ESO releases ESOcast 18: Exoplanet Caught on the Move

The astronomy podcast featuring news and cutting edge science from ESO

10 June 2010

For the first time, astronomers have been able to directly follow the motion of an exoplanet as it moves from one side of its host star to the other. The planet has the smallest orbit so far of all directly imaged exoplanets, lying almost as close to its parent star as Saturn is to the Sun. Scientists believe that it may have formed in a similar way to the giant planets in the Solar System. Because the star is so young, this discovery proves that gas giant planets can form within discs in only a few million years, a short time in cosmic terms.

Together with the press release describing this discovery made with ESO’s Very Large Telescope, ESO has issued a new video podcast, ESOcast 18, entitled “Exoplanet Caught on the Move”, with our host, Dr J. The ESOCast provides a nice explanation of the discovery and its importance, and contains also several beautiful artist’s impressions.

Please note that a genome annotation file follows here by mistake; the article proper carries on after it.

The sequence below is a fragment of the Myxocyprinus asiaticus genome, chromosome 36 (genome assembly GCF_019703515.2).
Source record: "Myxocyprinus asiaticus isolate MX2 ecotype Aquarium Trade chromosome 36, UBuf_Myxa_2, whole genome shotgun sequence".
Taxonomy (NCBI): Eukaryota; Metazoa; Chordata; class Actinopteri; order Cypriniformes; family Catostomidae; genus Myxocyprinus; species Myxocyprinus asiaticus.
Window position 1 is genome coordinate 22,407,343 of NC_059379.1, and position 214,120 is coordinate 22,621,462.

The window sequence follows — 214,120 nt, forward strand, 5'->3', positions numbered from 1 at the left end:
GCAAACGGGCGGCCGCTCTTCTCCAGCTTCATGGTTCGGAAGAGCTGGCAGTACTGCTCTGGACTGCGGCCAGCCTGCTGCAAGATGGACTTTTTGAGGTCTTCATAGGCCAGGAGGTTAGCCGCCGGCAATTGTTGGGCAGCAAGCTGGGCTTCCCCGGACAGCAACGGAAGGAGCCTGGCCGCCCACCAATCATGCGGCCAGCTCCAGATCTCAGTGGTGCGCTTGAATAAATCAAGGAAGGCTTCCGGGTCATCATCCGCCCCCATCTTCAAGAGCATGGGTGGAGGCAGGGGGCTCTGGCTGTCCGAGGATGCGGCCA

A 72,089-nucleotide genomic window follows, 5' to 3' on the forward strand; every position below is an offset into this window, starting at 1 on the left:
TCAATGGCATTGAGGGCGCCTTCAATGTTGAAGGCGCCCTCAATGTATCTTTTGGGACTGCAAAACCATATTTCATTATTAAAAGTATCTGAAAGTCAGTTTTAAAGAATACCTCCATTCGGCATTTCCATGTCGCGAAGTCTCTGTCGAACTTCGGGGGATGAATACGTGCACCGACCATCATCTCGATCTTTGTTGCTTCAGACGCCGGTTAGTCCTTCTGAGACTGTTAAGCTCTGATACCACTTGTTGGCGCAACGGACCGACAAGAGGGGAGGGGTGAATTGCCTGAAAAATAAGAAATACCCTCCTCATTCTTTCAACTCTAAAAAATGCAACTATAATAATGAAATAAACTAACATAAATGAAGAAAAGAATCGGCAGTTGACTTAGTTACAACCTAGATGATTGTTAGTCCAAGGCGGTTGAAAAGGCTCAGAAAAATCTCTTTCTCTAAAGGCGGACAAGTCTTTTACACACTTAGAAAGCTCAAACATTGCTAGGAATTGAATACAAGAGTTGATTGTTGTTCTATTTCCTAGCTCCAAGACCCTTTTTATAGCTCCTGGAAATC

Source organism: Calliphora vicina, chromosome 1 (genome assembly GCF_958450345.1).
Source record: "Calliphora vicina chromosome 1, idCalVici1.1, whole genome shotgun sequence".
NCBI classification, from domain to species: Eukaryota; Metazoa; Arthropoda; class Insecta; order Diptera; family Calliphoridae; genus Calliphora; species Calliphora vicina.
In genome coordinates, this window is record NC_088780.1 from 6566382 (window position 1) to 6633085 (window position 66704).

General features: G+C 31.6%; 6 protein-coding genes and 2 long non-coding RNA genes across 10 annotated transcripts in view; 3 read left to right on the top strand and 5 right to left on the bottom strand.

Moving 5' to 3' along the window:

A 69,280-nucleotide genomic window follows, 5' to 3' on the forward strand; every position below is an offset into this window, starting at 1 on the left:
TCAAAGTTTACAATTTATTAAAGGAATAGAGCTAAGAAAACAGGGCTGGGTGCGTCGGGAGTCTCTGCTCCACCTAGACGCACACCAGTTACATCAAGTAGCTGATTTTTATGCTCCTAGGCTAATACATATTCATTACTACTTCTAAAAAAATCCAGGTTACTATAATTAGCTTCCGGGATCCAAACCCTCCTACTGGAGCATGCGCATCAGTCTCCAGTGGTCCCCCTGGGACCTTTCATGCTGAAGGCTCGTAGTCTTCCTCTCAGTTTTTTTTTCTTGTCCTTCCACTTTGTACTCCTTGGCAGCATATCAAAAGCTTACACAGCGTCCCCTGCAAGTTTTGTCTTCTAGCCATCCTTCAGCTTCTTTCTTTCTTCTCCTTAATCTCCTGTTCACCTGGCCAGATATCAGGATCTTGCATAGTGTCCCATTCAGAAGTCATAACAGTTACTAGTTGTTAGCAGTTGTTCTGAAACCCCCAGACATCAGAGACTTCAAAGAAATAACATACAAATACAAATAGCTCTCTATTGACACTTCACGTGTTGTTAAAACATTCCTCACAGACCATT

The video is available in various formats, including HD, and can be watched or downloaded, also directly from iTunes.



Herbert Zodet
ESO, Garching, Germany
Tel: +49 89 3200 6422

Henri Boffin
ESO La Silla, Paranal and E-ELT press officer
Garching, Germany
Tel: +49 89 3200 6222
Cell: +49 174 515 4324

About the Announcement



ESOcast 18: Exoplanet Caught on the Move
ESOcast 18: Exoplanet Caught on the Move